The Blue Jays and Indians played a second consecutive nail-biter on Saturday, as host Cleveland claimed a 2-1 victory and took a 2-0 lead in the American League Championship Series.
Pitching and defense were once again prominent, as Josh Tomlin and J.A. Happ started it off.
Before the series shifts north of the border to Toronto, here are some interesting facts from Game 2:
• ALCS Game 3: Monday at 8 p.m. ET on TBS/Sportsnet/RDS
:: ALCS: Blue Jays vs. Indians coverage ::
• Cleveland's Game 2 victory is a good omen when looking back at recent history, as 24 of the past 27 teams who took a 2-0 lead in a League Championship Series (either league) have gone on to win the series, dating back to the beginning of the LCS' best-of-seven game format in 1985. The only three teams who did not consolidate a 2-0 lead to punch a ticket to the World Series were the 1985 Blue Jays and Dodgers, and the 2004 Yankees.
• Furthermore, the winner of Game 2 in the ALCS alone has gone on to the World Series in 24 of the past 30 years -- including 15 of the past 17 years -- dating back to 1985.
• Saturday marked Cleveland's fifth straight postseason victory, setting a record for the franchise. The 1920 Indians won the last four games of that year's World Series, but the Tribe lost Game 1 of the 1948 Fall Classic in its first return trip to the postseason.
• The Indians' win in Game 2 was their second win of the postseason against a 20-game winner. Cleveland defeated Boston's Rick Porcello in Game 1 of the AL Division Series before defeating Happ in Game 2 of the ALCS on Saturday. The last team to defeat two 20-game winners was the 1990 Reds, who defeated Doug Drabek and the Pirates in the NLCS, followed by Dave Stewart and the A's in the World Series.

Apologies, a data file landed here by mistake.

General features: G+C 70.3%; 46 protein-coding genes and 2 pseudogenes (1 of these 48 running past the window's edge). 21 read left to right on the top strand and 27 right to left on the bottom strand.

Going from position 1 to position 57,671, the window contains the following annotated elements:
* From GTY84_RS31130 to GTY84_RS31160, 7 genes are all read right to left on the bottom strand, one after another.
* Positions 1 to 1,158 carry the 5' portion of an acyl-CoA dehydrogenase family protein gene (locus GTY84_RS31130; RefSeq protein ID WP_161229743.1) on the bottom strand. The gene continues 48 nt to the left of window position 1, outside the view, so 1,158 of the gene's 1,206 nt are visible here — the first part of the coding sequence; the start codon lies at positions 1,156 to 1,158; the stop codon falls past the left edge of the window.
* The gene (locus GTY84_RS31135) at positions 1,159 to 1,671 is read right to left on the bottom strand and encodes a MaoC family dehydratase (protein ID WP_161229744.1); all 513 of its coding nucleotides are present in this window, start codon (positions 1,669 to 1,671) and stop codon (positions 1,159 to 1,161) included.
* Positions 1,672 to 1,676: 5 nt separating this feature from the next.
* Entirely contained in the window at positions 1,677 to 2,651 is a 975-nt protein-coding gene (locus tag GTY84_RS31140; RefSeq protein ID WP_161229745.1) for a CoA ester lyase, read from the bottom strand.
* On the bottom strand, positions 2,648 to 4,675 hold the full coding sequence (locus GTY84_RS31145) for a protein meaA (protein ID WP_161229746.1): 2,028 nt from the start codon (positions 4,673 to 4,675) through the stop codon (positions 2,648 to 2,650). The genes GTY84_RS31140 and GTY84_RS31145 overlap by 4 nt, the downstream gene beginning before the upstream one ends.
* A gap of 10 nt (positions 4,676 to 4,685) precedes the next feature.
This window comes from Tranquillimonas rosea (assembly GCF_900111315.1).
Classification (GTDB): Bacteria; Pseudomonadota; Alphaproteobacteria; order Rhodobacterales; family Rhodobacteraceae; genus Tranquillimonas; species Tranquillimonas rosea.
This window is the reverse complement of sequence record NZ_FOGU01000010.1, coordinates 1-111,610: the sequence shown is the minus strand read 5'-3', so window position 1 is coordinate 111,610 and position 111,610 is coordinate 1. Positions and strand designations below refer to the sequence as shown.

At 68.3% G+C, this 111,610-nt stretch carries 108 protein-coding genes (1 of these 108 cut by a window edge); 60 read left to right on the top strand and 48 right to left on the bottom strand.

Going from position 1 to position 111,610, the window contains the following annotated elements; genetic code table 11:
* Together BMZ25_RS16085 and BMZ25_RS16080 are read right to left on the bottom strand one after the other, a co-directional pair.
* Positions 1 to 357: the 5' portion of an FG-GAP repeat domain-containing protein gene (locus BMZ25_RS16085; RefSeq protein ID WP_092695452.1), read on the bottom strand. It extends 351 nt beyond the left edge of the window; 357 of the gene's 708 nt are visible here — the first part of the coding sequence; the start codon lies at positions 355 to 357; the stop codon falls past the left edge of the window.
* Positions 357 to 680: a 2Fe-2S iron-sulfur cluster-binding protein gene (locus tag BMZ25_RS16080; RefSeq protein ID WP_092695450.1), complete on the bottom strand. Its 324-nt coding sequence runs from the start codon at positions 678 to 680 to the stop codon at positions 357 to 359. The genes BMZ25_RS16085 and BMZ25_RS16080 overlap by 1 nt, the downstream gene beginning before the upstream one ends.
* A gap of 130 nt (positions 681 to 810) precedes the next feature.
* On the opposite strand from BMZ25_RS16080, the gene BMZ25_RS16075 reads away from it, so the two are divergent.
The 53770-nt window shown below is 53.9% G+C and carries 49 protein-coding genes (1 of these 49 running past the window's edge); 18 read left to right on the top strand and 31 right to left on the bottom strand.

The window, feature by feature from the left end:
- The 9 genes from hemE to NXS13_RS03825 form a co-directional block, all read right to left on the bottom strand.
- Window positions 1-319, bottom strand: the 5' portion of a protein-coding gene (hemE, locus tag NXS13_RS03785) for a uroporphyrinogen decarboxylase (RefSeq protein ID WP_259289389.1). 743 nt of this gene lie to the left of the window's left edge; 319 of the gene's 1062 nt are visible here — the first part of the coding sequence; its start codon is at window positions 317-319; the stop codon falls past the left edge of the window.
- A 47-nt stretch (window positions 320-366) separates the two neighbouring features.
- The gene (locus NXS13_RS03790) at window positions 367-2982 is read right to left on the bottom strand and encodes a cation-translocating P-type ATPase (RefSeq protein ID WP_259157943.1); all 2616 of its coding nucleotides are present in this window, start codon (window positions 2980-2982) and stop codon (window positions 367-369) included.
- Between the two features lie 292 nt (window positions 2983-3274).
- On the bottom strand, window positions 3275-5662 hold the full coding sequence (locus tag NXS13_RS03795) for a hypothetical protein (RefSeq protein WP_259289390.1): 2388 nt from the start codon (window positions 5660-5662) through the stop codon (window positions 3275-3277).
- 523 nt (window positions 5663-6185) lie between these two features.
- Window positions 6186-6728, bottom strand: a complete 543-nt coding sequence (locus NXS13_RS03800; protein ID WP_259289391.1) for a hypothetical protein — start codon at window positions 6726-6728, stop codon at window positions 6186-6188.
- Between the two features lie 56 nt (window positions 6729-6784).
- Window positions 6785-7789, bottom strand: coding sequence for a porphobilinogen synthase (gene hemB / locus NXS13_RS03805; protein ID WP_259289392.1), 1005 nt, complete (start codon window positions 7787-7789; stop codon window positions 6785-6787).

• The Indians are now 5-0 in Game 2s in the ALCS. They won 5-2 against Seattle in 1995, 5-4 against Baltimore in 1997, 4-1 against New York in 1998 and 13-6 against Boston in 2007. However, it's just the first time Cleveland has taken a 2-0 lead in the ALCS. In each of their previous four ALCS appearances (1995, '97, '98, 2007), the Indians have emerged from Game 2 with a 1-1 tie in the series.
• Dating back to the regular season, the Tribe has won eight consecutive games -- its second longest streak of the season. Cleveland won 14 straight games from mid-June until the start of July. Coincidentally, that streak was snapped by Toronto.
• The Blue Jays fell to 4-3 all time in Game 2 of the ALCS. The last time Toronto claimed Game 2 was in 1993, the year of its last World Series appearance. Including this series, the Blue Jays have fallen into an 0-2 hole three times in the ALCS. The previous two were in 1989 against Oakland and in 2015 against Kansas City.
• Carlos Santana's second inning home run -- his first career postseason home run - exploded off the bat at 109.6 mph, according to Statcast™, making it his hardest-hit homer from the right side this season. It was also the second-hardest hit homer off Happ in 2016, trailing only a 112.7 mph blast off the bat of Baltimore's Manny Machado.
• Josh Donaldson's RBI double in the top of the third snapped a 21-inning scoreless streak for Cleveland's pitching at Progressive Field this postseason. That's the franchise's second-longest home scoreless streak in history, behind a 27-inning run that spanned the 1920 and '48 World Series.
• Donaldson's double was his sixth of the 2016 postseason, topping the previous team record for a single postseason of five, set by Kevin Pillar in 2015. It was also Donaldson's ninth postseason double with the Blue Jays, setting a franchise record. In addition, Donaldson's double snapped Toronto's 0-for-18 streak with runners in scoring position and two outs this postseason.